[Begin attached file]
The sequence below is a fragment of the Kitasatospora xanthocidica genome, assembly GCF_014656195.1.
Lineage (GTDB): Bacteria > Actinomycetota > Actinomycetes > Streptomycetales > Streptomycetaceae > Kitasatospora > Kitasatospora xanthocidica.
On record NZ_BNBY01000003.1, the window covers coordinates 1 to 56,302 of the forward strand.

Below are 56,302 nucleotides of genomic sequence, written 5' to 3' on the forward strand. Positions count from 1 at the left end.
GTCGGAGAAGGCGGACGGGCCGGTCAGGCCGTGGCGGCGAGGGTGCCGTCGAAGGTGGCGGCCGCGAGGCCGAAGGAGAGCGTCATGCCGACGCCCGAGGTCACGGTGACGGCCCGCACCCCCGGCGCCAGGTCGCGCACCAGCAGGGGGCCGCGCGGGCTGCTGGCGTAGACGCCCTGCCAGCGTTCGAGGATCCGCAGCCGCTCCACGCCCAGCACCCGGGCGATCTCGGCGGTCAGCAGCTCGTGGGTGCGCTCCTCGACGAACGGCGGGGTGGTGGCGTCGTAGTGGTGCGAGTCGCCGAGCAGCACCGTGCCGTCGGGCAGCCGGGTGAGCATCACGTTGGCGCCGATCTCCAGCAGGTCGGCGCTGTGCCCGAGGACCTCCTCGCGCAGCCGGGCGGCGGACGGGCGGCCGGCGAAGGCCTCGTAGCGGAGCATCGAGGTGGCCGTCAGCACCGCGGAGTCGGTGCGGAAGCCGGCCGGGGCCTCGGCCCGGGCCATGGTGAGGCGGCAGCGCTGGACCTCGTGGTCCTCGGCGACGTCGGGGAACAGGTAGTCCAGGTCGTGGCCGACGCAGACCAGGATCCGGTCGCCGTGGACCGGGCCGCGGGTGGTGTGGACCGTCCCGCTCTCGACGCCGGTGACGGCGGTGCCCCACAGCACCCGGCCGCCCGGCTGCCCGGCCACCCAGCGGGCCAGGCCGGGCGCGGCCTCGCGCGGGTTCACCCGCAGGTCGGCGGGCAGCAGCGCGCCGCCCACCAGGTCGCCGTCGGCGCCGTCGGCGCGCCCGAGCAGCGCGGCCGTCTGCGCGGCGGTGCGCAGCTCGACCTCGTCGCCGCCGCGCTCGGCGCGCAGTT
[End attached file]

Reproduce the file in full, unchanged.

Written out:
The sequence below is a fragment of the Kitasatospora xanthocidica genome, assembly GCF_014656195.1.
Lineage (GTDB): Bacteria > Actinomycetota > Actinomycetes > Streptomycetales > Streptomycetaceae > Kitasatospora > Kitasatospora xanthocidica.
On record NZ_BNBY01000003.1, the window covers coordinates 1 to 56,302 of the forward strand.

Below are 56,302 nucleotides of genomic sequence, written 5' to 3' on the forward strand. Positions count from 1 at the left end.
GTCGGAGAAGGCGGACGGGCCGGTCAGGCCGTGGCGGCGAGGGTGCCGTCGAAGGTGGCGGCCGCGAGGCCGAAGGAGAGCGTCATGCCGACGCCCGAGGTCACGGTGACGGCCCGCACCCCCGGCGCCAGGTCGCGCACCAGCAGGGGGCCGCGCGGGCTGCTGGCGTAGACGCCCTGCCAGCGTTCGAGGATCCGCAGCCGCTCCACGCCCAGCACCCGGGCGATCTCGGCGGTCAGCAGCTCGTGGGTGCGCTCCTCGACGAACGGCGGGGTGGTGGCGTCGTAGTGGTGCGAGTCGCCGAGCAGCACCGTGCCGTCGGGCAGCCGGGTGAGCATCACGTTGGCGCCGATCTCCAGCAGGTCGGCGCTGTGCCCGAGGACCTCCTCGCGCAGCCGGGCGGCGGACGGGCGGCCGGCGAAGGCCTCGTAGCGGAGCATCGAGGTGGCCGTCAGCACCGCGGAGTCGGTGCGGAAGCCGGCCGGGGCCTCGGCCCGGGCCATGGTGAGGCGGCAGCGCTGGACCTCGTGGTCCTCGGCGACGTCGGGGAACAGGTAGTCCAGGTCGTGGCCGACGCAGACCAGGATCCGGTCGCCGTGGACCGGGCCGCGGGTGGTGTGGACCGTCCCGCTCTCGACGCCGGTGACGGCGGTGCCCCACAGCACCCGGCCGCCCGGCTGCCCGGCCACCCAGCGGGCCAGGCCGGGCGCGGCCTCGCGCGGGTTCACCCGCAGGTCGGCGGGCAGCAGCGCGCCGCCCACCAGGTCGCCGTCGGCGCCGTCGGCGCGCCCGAGCAGCGCGGCCGTCTGCGCGGCGGTGCGCAGCTCGACCTCGTCGCCGCCGCGCTCGGCGCGCAGTT